Both Mi Madrina Cruz and Yareth’s first iterations were photographs. I found the first rummaging through the few family albums we have and was drawn to how someone had photographed la Vivora de la Mar at my madrina’s wedding in Mexico decades ago. That wasn’t the only thing captured, however; in the background there is careful messaging about who can revel in “woman’s games” and who can gaze on from the background. Yareth is also concerned with gender and the way children soak up gender from their surroundings. The photograph the painting is based on was taken iin a hot summer in Texas from Yareth’s (my niece) beckoning. She adorned herself with her dad’s (in the background) accessories and posed like him, a man. Yareth’s baby portrait hangs right above her telling a different story, one where the massive flower headband on her head seems to scream “GIRL.” Subtle (and not so subtle) messaging about the gender binary is happening all of the time so these paintings are snapshots that explore and enhance those peculiarities.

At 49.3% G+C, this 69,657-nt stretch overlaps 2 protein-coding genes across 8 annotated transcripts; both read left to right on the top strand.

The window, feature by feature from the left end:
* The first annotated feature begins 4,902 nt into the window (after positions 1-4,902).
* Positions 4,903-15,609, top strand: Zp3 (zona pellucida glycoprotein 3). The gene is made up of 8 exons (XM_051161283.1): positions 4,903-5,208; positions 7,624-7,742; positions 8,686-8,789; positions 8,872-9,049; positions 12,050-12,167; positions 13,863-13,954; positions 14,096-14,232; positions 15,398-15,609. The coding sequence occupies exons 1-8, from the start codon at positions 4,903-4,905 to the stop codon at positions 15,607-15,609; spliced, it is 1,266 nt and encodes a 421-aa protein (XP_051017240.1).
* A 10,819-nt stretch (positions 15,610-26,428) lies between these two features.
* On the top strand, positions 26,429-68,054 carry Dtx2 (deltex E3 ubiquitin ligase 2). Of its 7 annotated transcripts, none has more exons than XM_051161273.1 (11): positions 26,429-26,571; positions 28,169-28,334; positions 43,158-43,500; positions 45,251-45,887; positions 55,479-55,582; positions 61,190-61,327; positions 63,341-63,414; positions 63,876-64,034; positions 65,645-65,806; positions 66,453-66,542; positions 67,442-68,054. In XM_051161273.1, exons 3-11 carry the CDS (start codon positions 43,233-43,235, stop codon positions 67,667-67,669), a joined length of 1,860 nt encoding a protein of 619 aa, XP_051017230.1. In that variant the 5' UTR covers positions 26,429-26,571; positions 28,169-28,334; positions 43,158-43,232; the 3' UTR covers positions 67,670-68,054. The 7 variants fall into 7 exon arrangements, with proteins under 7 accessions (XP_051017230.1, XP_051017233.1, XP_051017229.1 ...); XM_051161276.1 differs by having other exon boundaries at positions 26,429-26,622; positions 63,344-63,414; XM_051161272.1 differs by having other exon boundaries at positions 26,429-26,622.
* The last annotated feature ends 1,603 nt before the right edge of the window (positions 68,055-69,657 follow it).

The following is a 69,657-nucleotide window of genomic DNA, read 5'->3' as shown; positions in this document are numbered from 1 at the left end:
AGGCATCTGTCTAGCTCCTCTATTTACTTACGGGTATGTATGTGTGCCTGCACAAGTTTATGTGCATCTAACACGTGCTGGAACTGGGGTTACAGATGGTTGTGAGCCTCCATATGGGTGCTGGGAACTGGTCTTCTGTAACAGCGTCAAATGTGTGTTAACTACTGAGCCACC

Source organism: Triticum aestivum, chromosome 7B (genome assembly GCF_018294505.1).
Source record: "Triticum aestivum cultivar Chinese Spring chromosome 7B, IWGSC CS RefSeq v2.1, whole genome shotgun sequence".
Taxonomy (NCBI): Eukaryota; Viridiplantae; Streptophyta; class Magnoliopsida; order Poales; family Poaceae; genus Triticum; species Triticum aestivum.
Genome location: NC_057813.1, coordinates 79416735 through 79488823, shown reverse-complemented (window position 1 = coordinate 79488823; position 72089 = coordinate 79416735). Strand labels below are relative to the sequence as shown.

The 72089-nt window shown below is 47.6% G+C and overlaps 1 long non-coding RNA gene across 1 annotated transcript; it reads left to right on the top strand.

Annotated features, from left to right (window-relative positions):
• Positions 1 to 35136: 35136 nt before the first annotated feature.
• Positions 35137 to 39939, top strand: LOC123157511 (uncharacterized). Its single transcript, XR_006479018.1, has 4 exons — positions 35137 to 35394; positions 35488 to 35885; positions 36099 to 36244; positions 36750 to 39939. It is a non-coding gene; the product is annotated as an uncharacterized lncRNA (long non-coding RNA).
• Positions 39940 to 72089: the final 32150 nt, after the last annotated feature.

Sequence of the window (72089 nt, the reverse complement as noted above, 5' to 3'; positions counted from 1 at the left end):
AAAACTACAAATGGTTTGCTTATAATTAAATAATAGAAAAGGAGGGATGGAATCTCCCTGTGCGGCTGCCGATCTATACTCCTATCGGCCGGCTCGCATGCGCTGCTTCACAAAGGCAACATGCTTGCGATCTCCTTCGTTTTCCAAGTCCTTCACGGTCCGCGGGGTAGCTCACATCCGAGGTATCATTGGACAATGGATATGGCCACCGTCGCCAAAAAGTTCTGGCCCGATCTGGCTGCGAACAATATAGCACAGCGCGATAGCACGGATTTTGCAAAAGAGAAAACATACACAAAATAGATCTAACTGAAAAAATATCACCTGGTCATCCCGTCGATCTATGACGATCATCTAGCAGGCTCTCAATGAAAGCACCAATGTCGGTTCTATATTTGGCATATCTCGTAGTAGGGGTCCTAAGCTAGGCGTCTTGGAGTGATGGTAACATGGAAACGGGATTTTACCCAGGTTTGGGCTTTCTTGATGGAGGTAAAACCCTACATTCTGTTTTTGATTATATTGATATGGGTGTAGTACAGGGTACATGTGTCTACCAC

Lorena Diosdado earned her B.A. in Art Practice with Honors anda minor in Education at Stanford University. Her work,through various media explores the multiple layers in which individuals from marginalized communities exist in the United States. Thrilled by others’ stories as well as her personal upbringing, she hopes to explore the complexities of marginalized individuals and communities surviving systemic oppression in the USA. Complicating conventional views of race & ethnicity, class, and gender her art focuses on untold, often sentimental, narratives, challenging art history and contributing to ongoing efforts by BIPOC artists to complicate popular understanding of their intersecting identities.